“I feel like we’ve been transported to Italy,” I remark to my dinner companion, Alex. Impeccably-dressed waiters in black suits carry bottles of Tuscan wines and parmesan cheese rolls, while instrumental music sets the mood. Near the host stand, Italian ingredients and housemade liquors are displayed.
“Your table is ready,” says the dining room captain, as he leads us into the dimly lit dining room, the romantic ambiance immediately enveloping us.
As I pick up the wine list to begin perusing, a waiter comes to the table carrying an enormous Parmesan cheese wheel and hand cuts a generous chunk onto our plates. From there, we’re brought Italian tapas of bruschetta, mussels, sopressata, marinated zucchini and a sumptuous bread basket containing white and wheat baguettes and freshly made foccacia crisps. We immediately dig in, trying to act reserved and classy but not being able to contain our eagerness to savor the flavors — the fresh garlic of the mussels, the sweetness of fresh tomatoes on the bruschetta and the salty pork of the sopressata — in our mouths. It’s also always a plus when free food is brought…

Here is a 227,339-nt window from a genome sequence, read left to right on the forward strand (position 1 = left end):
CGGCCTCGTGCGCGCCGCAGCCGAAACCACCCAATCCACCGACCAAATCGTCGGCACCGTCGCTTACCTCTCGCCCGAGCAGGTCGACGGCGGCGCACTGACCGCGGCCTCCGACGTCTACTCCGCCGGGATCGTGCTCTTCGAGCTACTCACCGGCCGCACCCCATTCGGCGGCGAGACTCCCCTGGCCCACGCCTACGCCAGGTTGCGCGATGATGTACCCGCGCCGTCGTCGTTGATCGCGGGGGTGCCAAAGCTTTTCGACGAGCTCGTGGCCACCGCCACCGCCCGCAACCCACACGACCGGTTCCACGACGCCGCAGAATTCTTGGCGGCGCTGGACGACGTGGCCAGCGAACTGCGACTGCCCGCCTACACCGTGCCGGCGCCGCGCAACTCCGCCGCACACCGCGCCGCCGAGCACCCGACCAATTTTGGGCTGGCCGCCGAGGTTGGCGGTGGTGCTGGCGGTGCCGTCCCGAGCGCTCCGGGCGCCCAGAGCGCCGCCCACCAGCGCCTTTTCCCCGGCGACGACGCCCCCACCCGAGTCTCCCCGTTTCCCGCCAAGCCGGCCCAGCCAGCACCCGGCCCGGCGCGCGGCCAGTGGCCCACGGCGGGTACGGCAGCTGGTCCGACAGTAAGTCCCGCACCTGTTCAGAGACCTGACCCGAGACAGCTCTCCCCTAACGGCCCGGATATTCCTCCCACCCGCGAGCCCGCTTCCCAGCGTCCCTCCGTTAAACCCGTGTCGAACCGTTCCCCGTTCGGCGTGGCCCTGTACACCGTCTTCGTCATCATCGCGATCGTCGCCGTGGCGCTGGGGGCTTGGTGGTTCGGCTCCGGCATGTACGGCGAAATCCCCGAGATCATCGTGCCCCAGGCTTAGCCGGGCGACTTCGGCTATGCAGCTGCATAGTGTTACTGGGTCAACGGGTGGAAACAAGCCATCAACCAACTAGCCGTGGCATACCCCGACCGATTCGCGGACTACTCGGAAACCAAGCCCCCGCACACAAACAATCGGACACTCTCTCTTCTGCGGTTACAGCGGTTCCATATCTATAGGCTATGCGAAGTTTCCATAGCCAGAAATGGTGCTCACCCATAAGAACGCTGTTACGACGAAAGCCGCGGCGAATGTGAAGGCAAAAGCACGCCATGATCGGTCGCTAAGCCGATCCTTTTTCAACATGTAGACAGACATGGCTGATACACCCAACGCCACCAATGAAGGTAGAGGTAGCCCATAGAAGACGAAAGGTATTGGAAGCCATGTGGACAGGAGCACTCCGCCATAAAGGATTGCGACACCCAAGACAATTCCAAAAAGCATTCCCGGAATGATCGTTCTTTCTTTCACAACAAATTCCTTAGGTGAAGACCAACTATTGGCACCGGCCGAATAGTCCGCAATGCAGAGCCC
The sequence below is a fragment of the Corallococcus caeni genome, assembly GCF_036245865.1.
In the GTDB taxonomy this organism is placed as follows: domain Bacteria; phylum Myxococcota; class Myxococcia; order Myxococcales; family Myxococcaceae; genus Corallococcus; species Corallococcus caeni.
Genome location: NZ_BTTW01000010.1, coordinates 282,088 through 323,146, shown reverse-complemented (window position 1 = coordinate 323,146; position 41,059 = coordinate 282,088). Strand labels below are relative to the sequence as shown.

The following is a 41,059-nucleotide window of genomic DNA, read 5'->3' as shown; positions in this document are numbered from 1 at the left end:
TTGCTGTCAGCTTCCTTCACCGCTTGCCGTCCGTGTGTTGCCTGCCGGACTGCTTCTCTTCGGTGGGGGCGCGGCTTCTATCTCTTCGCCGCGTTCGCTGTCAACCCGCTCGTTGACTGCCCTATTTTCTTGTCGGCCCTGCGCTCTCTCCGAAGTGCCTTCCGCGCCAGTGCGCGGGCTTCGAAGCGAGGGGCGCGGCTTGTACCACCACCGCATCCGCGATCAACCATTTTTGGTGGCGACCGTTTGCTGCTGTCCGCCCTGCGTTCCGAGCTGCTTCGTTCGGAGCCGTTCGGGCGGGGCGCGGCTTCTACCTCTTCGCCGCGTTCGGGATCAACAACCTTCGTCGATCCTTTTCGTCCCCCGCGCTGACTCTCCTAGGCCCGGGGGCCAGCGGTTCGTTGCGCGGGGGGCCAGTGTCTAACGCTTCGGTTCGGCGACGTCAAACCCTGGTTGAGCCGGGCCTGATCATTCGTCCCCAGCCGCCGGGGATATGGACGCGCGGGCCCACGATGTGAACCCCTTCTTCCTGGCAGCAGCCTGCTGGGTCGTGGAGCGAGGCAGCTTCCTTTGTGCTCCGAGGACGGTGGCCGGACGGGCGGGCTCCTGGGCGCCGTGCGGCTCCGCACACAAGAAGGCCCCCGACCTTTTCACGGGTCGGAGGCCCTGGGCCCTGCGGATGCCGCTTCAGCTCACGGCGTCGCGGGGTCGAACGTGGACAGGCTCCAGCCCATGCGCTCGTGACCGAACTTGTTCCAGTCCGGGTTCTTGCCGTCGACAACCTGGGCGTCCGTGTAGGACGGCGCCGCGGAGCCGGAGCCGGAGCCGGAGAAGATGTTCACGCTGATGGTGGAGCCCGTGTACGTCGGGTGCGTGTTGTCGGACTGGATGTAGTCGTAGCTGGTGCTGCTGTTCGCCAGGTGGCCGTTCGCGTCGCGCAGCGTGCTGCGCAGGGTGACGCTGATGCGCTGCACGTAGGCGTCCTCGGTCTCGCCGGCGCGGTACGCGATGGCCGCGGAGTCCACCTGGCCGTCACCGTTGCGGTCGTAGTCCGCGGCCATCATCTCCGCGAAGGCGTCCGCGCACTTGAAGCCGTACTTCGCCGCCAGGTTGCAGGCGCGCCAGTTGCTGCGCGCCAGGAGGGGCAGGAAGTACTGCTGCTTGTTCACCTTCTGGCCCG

“Here’s your ‘Dirty White Hoe’,” Brady winks, passing me a large glass filled with half Double White Ale and half Black Raspberry Wheat. I’m already giddy to order another, just because I like saying the name.
I’m at Southampton Publick House in Long Island’s exclusive Southampton village. It’s the unofficial hub for the affluent and the beautiful. Settled in 1640, Southampton is actually the oldest English settlement in New York, named after the English Earl of Southampton. It had a prosperous history in terms of agriculture and industry, which has continued into today with beautiful, fertile land and many notable designers and socialites. Walking around the village, the ritzy ambiance is palpable as you pass perfectly coiffed families and peruse $400 belts. However, that’s not what you’ll find here. An affordable menu, award-winning beers and a comical bartender who lovingly teases his guests is more like it.
I grab my camera and snap a photo of the bar (above). Brady runs over to me.